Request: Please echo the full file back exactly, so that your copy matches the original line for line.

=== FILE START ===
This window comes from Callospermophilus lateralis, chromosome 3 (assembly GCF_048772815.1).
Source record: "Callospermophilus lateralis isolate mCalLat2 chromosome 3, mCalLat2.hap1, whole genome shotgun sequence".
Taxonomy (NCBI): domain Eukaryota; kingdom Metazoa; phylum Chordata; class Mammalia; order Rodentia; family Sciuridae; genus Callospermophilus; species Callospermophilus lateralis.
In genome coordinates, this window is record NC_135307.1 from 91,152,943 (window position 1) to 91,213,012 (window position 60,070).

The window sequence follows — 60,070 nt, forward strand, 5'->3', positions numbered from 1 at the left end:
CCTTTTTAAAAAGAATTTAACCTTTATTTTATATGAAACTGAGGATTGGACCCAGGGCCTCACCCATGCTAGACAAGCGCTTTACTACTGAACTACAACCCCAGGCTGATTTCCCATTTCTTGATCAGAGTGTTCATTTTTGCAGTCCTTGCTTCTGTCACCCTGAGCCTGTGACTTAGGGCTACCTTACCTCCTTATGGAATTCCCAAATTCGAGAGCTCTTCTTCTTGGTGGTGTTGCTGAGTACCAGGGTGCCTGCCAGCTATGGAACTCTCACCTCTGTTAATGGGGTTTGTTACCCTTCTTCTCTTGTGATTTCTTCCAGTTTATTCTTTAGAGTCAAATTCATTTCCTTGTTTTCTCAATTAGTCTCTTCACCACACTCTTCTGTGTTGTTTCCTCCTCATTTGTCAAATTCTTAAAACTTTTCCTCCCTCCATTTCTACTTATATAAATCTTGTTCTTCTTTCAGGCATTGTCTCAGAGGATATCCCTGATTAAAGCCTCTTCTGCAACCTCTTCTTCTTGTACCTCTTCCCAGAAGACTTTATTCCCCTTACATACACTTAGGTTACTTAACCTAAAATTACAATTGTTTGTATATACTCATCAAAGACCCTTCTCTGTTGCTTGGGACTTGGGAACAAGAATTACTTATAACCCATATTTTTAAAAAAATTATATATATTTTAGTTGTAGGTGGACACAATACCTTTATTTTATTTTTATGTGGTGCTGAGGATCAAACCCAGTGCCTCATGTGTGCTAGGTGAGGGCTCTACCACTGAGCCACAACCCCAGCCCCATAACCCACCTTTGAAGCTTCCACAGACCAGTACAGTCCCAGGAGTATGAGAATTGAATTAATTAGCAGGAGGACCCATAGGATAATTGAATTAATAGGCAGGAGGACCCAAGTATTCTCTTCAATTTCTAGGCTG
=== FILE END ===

This window comes from Callospermophilus lateralis, chromosome 3 (assembly GCF_048772815.1).
Source record: "Callospermophilus lateralis isolate mCalLat2 chromosome 3, mCalLat2.hap1, whole genome shotgun sequence".
Taxonomy (NCBI): domain Eukaryota; kingdom Metazoa; phylum Chordata; class Mammalia; order Rodentia; family Sciuridae; genus Callospermophilus; species Callospermophilus lateralis.
In genome coordinates, this window is record NC_135307.1 from 91,152,943 (window position 1) to 91,213,012 (window position 60,070).

The window sequence follows — 60,070 nt, forward strand, 5'->3', positions numbered from 1 at the left end:
CCTTTTTAAAAAGAATTTAACCTTTATTTTATATGAAACTGAGGATTGGACCCAGGGCCTCACCCATGCTAGACAAGCGCTTTACTACTGAACTACAACCCCAGGCTGATTTCCCATTTCTTGATCAGAGTGTTCATTTTTGCAGTCCTTGCTTCTGTCACCCTGAGCCTGTGACTTAGGGCTACCTTACCTCCTTATGGAATTCCCAAATTCGAGAGCTCTTCTTCTTGGTGGTGTTGCTGAGTACCAGGGTGCCTGCCAGCTATGGAACTCTCACCTCTGTTAATGGGGTTTGTTACCCTTCTTCTCTTGTGATTTCTTCCAGTTTATTCTTTAGAGTCAAATTCATTTCCTTGTTTTCTCAATTAGTCTCTTCACCACACTCTTCTGTGTTGTTTCCTCCTCATTTGTCAAATTCTTAAAACTTTTCCTCCCTCCATTTCTACTTATATAAATCTTGTTCTTCTTTCAGGCATTGTCTCAGAGGATATCCCTGATTAAAGCCTCTTCTGCAACCTCTTCTTCTTGTACCTCTTCCCAGAAGACTTTATTCCCCTTACATACACTTAGGTTACTTAACCTAAAATTACAATTGTTTGTATATACTCATCAAAGACCCTTCTCTGTTGCTTGGGACTTGGGAACAAGAATTACTTATAACCCATATTTTTAAAAAAATTATATATATTTTAGTTGTAGGTGGACACAATACCTTTATTTTATTTTTATGTGGTGCTGAGGATCAAACCCAGTGCCTCATGTGTGCTAGGTGAGGGCTCTACCACTGAGCCACAACCCCAGCCCCATAACCCACCTTTGAAGCTTCCACAGACCAGTACAGTCCCAGGAGTATGAGAATTGAATTAATTAGCAGGAGGACCCATAGGATAATTGAATTAATAGGCAGGAGGACCCAAGTATTCTCTTCAATTTCTAGGCTG